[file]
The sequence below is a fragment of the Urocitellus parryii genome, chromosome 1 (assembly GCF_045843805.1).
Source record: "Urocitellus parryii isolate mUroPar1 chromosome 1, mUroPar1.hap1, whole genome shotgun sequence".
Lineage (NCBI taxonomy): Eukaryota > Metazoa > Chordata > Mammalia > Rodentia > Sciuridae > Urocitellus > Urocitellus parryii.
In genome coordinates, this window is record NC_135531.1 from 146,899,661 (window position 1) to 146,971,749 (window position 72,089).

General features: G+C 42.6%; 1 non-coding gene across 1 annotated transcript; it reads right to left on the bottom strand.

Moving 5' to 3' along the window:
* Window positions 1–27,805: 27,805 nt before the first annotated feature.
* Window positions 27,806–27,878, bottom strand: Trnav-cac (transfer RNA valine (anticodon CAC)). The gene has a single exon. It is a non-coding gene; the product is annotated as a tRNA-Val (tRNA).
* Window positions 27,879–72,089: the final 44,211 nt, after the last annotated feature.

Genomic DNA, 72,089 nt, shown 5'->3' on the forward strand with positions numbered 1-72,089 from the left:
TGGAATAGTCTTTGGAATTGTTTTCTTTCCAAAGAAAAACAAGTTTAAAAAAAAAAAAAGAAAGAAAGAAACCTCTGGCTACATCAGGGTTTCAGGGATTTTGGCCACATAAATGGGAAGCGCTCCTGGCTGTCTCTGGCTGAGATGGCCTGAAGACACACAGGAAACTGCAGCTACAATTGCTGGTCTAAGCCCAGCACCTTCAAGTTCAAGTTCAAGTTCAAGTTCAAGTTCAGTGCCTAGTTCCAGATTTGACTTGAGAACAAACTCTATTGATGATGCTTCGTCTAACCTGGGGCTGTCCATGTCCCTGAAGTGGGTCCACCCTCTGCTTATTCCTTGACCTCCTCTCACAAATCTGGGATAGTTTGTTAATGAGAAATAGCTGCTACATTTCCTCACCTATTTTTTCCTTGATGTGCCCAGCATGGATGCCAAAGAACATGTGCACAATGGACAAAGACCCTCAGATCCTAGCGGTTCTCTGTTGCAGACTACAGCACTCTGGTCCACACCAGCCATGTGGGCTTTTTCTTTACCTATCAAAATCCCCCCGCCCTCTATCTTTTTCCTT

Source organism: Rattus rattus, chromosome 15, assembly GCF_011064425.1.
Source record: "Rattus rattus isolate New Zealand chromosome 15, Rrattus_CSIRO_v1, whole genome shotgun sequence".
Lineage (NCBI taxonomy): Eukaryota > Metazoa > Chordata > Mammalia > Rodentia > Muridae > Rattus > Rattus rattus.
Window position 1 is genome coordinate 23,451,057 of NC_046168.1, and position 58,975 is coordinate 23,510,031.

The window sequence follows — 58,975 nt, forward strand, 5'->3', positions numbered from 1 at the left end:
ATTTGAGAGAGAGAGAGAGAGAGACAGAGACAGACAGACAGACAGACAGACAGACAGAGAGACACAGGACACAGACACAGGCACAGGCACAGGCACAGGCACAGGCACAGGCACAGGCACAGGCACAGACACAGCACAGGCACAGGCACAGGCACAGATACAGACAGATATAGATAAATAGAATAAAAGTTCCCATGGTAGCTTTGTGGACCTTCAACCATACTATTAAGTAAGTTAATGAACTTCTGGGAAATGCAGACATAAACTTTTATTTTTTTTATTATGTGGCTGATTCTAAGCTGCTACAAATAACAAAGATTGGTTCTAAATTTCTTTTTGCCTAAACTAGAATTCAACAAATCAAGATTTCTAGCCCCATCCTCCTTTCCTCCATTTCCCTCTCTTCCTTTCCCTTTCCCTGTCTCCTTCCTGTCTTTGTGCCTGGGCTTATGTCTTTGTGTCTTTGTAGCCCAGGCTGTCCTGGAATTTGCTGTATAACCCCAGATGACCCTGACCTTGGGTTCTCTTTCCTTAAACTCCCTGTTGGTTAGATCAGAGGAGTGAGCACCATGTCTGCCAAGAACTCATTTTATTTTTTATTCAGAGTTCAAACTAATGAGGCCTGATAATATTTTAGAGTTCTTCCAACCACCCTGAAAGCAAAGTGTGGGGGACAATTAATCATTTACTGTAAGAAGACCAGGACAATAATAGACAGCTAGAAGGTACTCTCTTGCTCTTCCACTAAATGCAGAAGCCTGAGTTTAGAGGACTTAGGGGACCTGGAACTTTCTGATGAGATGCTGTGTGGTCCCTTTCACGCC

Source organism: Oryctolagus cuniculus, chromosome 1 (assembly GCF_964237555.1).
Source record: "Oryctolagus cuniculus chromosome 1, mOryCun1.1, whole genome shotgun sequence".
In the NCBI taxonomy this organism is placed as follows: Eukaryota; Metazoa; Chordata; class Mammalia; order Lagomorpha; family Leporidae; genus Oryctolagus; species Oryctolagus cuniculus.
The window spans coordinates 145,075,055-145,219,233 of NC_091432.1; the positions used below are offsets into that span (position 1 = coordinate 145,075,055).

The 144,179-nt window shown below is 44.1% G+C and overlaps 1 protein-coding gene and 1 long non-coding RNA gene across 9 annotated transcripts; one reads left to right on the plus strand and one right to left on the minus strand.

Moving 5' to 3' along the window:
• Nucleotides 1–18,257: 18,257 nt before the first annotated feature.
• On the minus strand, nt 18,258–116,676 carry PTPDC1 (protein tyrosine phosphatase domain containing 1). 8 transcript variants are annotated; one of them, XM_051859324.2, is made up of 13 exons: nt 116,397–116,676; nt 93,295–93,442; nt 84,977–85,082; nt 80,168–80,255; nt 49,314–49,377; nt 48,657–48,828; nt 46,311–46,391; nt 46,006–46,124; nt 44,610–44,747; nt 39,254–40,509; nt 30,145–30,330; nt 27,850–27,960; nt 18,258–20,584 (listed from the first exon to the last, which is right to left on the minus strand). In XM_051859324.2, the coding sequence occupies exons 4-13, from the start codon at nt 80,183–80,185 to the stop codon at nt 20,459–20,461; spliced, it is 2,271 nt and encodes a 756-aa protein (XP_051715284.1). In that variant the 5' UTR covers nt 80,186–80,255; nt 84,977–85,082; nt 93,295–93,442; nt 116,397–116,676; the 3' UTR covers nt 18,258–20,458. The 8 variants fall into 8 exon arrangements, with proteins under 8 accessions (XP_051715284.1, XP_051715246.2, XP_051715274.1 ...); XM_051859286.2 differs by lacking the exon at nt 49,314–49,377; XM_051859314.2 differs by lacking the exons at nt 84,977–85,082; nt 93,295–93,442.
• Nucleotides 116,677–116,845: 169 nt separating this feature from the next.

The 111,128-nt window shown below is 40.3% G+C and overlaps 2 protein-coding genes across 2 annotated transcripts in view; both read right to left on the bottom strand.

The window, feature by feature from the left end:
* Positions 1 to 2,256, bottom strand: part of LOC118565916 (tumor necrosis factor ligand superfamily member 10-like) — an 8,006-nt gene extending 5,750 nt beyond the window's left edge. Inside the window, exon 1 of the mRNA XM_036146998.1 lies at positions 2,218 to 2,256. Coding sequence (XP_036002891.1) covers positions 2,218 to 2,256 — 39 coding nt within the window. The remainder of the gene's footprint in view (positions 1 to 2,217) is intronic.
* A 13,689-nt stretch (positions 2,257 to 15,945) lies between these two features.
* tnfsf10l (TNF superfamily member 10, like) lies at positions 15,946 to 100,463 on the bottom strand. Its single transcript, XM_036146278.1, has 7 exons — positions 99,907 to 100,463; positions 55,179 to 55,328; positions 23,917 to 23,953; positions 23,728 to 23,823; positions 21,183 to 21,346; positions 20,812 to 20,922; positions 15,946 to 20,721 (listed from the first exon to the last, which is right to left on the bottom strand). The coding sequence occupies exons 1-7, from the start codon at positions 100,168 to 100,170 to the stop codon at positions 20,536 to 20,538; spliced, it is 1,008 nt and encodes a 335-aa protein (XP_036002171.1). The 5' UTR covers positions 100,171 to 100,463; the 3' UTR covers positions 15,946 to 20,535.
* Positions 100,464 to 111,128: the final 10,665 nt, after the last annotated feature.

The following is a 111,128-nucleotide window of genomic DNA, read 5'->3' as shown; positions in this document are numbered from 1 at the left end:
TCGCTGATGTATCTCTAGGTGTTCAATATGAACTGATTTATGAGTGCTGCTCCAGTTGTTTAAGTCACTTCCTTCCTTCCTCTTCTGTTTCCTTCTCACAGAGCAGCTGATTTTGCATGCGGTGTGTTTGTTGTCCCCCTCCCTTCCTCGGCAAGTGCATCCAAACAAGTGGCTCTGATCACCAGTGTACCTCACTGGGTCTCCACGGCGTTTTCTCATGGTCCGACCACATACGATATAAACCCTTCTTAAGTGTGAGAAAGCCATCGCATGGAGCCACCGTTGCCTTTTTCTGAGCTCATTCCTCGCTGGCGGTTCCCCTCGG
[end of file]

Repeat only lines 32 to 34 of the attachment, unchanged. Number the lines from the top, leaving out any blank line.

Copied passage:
* Positions 100,464 to 111,128: the final 10,665 nt, after the last annotated feature.

The following is a 111,128-nucleotide window of genomic DNA, read 5'->3' as shown; positions in this document are numbered from 1 at the left end:
TCGCTGATGTATCTCTAGGTGTTCAATATGAACTGATTTATGAGTGCTGCTCCAGTTGTTTAAGTCACTTCCTTCCTTCCTCTTCTGTTTCCTTCTCACAGAGCAGCTGATTTTGCATGCGGTGTGTTTGTTGTCCCCCTCCCTTCCTCGGCAAGTGCATCCAAACAAGTGGCTCTGATCACCAGTGTACCTCACTGGGTCTCCACGGCGTTTTCTCATGGTCCGACCACATACGATATAAACCCTTCTTAAGTGTGAGAAAGCCATCGCATGGAGCCACCGTTGCCTTTTTCTGAGCTCATTCCTCGCTGGCGGTTCCCCTCGG